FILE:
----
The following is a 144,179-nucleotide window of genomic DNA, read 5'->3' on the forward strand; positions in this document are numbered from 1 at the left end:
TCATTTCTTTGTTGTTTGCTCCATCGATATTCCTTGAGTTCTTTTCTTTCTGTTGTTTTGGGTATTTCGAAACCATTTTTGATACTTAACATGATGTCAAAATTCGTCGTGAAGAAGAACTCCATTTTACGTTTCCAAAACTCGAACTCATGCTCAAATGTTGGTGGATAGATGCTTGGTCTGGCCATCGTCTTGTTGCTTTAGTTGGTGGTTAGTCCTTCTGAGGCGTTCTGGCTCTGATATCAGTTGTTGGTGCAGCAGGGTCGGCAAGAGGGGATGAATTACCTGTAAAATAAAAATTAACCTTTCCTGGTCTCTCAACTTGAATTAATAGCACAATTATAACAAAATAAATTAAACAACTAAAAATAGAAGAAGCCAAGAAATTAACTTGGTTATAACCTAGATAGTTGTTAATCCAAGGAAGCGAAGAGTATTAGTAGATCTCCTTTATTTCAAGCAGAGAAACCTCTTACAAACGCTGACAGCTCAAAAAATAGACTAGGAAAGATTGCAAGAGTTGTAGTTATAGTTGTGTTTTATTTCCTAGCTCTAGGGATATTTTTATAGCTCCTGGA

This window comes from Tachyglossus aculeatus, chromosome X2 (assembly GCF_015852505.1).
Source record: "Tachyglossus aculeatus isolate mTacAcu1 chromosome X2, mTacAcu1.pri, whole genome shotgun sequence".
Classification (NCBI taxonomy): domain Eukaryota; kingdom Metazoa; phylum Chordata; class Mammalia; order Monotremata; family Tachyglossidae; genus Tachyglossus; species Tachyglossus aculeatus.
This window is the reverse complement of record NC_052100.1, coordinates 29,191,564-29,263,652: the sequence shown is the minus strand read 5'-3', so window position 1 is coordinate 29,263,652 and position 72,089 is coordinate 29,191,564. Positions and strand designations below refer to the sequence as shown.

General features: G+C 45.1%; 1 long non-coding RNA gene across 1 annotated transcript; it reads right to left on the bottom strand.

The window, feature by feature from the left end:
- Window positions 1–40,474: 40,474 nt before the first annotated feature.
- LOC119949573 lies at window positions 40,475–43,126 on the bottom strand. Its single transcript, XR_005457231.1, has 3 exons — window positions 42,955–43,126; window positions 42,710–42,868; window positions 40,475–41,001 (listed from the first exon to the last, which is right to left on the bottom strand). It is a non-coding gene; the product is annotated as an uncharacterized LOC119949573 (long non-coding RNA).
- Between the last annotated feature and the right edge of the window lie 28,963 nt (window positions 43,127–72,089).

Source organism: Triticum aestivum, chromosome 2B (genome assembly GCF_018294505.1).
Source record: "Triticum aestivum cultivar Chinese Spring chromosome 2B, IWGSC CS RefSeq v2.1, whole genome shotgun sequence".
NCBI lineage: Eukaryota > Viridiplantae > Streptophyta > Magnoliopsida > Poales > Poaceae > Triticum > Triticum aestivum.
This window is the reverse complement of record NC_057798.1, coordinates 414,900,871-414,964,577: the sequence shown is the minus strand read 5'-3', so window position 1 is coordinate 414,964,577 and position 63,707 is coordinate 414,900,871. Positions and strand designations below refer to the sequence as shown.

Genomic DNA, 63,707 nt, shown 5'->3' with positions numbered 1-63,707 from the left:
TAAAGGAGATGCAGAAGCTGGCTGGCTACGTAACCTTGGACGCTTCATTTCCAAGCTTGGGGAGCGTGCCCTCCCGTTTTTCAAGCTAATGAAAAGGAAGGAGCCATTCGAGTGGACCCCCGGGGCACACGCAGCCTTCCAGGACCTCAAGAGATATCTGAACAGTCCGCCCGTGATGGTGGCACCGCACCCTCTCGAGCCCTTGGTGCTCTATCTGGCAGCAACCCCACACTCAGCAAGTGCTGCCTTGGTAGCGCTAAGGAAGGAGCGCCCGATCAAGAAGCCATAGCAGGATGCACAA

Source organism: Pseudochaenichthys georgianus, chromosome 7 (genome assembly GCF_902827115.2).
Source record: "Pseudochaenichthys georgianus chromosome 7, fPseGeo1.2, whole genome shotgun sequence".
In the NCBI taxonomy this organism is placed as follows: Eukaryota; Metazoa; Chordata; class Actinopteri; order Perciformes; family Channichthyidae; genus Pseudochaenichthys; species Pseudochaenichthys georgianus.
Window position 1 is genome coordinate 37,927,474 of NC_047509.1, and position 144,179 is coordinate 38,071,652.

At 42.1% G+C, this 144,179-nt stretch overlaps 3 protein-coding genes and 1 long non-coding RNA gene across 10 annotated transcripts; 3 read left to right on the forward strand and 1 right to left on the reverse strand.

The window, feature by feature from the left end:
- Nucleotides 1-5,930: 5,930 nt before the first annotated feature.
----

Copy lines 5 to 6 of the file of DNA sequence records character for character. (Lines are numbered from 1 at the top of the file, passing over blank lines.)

Classification (NCBI taxonomy): domain Eukaryota; kingdom Metazoa; phylum Chordata; class Mammalia; order Monotremata; family Tachyglossidae; genus Tachyglossus; species Tachyglossus aculeatus.
This window is the reverse complement of record NC_052100.1, coordinates 29,191,564-29,263,652: the sequence shown is the minus strand read 5'-3', so window position 1 is coordinate 29,263,652 and position 72,089 is coordinate 29,191,564. Positions and strand designations below refer to the sequence as shown.